The four men and three women - one with a young child - had taken part in a mass invasion of the construction site earlier this month, despite being named in a High Court injunction issued two days earlier.
Some wept and hugged each other as Mr Justice Alliott jailed them for 28 days for contempt of court. But he promised to consider releasing them early if they returned to the court on Monday to purge their contempt by swearing to abide by the injunction.
The seven gave passionate speeches saying it would be morally wrong not to protest against the Department of Transport's destruction of countryside rich in wildlife, landscape and archaeological value.
Fellow protesters vowed that the Department of Transport's legal action would only fan the flames of protest against environmentally damaging road schemes around Britain.
Paul Rogers, one of the 54 names on the injunction, who calls himself a green anarchist, said: 'The roads lobby is only making things worse for itself. If open protest is going to be squashed then you can bet your life people will resort to clandestine actions which can be highly effective.'
He was one of 13 ordered to appear at the High Court in London for allegedly breaking the injunction obtained by the Department of Transport. He told the judge he was not aware it was in force and so escaped prison. The other five did not appear and will be dealt with later; some have yet to be traced by the department's hired detective agency.
Emma Must, 27, a children's librarian, was too upset to make her statement so her co-defendant, Bob Bear, read it.
'I cannot stand idly by whilst the Department of Transport bulldozes through our countryside,' she wrote. 'Twyford Down is now a gaping chasm and the Itchen Valley at its foot has an enormous embankment stretching across it.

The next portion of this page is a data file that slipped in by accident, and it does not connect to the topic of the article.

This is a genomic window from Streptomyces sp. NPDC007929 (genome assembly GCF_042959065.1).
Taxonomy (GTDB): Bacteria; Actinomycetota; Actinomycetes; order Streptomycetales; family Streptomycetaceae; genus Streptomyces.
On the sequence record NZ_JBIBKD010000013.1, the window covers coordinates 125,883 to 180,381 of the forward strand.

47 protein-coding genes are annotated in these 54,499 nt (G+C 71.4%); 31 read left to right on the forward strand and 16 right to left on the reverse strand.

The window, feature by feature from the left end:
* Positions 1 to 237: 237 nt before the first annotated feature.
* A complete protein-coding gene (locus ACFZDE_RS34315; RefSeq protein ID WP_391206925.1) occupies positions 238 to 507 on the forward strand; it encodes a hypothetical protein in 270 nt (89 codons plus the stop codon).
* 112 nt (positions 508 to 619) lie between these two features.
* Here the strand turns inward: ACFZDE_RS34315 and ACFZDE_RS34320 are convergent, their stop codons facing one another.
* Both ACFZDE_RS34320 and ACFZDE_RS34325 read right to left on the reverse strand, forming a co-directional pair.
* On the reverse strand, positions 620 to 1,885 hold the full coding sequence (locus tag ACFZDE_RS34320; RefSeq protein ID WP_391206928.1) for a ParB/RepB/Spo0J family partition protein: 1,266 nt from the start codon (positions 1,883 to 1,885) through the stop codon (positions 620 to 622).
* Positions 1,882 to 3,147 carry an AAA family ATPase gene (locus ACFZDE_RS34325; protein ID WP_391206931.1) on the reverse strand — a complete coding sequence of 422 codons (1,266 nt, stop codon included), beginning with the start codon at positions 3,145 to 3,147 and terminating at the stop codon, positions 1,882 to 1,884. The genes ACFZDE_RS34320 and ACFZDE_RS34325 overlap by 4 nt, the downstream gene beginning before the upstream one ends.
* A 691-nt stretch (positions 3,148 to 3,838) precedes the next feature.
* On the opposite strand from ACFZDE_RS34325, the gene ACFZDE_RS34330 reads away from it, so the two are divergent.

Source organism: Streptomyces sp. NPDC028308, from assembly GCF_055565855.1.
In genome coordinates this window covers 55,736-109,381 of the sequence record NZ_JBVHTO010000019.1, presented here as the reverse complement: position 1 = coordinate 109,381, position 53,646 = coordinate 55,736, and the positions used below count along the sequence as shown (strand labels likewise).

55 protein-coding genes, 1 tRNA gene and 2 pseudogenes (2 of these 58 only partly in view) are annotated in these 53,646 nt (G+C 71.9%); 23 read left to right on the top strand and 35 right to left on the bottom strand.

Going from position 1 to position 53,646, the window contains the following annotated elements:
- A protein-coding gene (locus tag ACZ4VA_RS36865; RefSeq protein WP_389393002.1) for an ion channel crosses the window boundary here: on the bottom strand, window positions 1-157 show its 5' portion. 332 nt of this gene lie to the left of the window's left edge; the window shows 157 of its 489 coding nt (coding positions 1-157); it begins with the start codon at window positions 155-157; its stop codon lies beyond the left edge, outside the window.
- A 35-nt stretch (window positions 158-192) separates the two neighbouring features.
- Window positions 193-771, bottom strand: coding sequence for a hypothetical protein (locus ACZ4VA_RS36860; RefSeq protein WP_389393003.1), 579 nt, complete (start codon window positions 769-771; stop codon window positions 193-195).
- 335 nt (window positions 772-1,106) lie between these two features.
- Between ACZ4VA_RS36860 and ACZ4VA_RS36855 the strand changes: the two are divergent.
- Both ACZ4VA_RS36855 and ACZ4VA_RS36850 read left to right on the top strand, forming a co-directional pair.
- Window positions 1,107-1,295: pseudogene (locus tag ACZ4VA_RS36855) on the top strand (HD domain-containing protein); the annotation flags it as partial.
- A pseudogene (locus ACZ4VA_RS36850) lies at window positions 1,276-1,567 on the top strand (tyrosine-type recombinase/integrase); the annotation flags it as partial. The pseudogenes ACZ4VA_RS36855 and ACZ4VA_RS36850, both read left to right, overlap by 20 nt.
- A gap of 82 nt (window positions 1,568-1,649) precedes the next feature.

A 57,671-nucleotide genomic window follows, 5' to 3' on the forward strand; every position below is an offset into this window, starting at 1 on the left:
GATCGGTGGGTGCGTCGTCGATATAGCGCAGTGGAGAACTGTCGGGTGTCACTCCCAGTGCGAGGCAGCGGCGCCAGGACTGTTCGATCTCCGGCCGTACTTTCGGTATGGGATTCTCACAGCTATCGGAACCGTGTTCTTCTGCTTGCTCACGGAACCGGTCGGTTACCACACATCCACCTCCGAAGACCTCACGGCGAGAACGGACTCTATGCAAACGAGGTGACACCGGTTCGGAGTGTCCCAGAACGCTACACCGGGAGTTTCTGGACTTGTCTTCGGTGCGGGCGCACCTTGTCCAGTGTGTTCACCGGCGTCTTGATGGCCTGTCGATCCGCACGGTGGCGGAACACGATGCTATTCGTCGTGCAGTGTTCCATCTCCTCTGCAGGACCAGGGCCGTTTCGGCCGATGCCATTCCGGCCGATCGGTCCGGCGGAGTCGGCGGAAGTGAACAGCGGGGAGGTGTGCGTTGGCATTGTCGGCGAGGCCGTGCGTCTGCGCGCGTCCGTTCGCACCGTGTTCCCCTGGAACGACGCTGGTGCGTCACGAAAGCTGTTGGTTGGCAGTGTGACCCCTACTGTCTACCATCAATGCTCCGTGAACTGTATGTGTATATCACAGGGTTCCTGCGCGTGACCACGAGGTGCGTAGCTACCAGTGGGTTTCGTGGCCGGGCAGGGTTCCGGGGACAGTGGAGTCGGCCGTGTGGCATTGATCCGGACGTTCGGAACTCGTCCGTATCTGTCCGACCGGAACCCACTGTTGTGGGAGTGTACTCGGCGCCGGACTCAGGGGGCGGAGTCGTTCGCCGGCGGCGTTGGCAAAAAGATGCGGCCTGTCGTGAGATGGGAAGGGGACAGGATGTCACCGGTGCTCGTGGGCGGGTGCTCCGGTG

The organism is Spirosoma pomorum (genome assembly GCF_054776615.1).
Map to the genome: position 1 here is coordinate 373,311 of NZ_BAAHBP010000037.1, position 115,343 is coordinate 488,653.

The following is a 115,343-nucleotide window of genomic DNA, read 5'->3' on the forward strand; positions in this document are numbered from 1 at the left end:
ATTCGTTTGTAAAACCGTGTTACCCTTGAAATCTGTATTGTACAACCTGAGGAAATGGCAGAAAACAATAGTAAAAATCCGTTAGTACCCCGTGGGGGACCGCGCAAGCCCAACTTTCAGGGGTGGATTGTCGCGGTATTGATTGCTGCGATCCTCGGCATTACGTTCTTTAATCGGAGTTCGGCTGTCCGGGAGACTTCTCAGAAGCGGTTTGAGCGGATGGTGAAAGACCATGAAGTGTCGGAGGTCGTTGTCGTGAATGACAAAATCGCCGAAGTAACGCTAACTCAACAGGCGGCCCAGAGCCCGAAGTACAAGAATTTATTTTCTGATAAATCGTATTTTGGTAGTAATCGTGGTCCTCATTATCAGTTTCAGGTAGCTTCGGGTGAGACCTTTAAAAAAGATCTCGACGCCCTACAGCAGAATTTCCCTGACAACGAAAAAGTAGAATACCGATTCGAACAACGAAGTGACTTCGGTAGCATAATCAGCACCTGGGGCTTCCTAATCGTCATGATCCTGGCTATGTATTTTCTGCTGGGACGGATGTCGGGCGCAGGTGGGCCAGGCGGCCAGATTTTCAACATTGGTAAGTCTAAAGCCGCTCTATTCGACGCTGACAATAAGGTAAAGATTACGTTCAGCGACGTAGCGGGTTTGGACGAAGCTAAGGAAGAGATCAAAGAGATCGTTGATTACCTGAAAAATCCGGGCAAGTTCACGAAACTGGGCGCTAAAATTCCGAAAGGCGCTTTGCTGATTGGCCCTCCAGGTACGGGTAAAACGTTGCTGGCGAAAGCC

'I cannot consent to the wilful annihilation of such an immense swathe of our heritage by an ephemeral government.'
Ms Must's mother, Libby, said: 'I'm very proud of my daughter. She has been totally law abiding all of her life . . . she warned me this might happen.'
Mr Justice Alliott told the seven he had to defend the rule of law. 'Nothing is more saddening than when a judge is faced with the inevitable task of passing prison sentences on people who are fundamentally decent and motivated by a concern which to them overrides everything else.'
But he took a dim view of them violating the terms of their injunction within 48 hours of it being issued. 'You have been quick to snatch the martyr's crown and you may find it is uncomfortable head-gear,' he said.
The court viewed video recordings of BBC and ITN news bulletins on the day of the M3 invasion in which some defendants explained why they were breaking the injunction. Counsel for the Department of Transport also submitted newspaper reports and video recordings of the protest made by Bray's Detective Agency.
The seven jailed yesterday are Jason Torrance, Philip Pritchard, Simon Fairlie, Bob Bear, Rebecca Lush, Emma Must and Raga Fothergill, who has a 14-year-old son.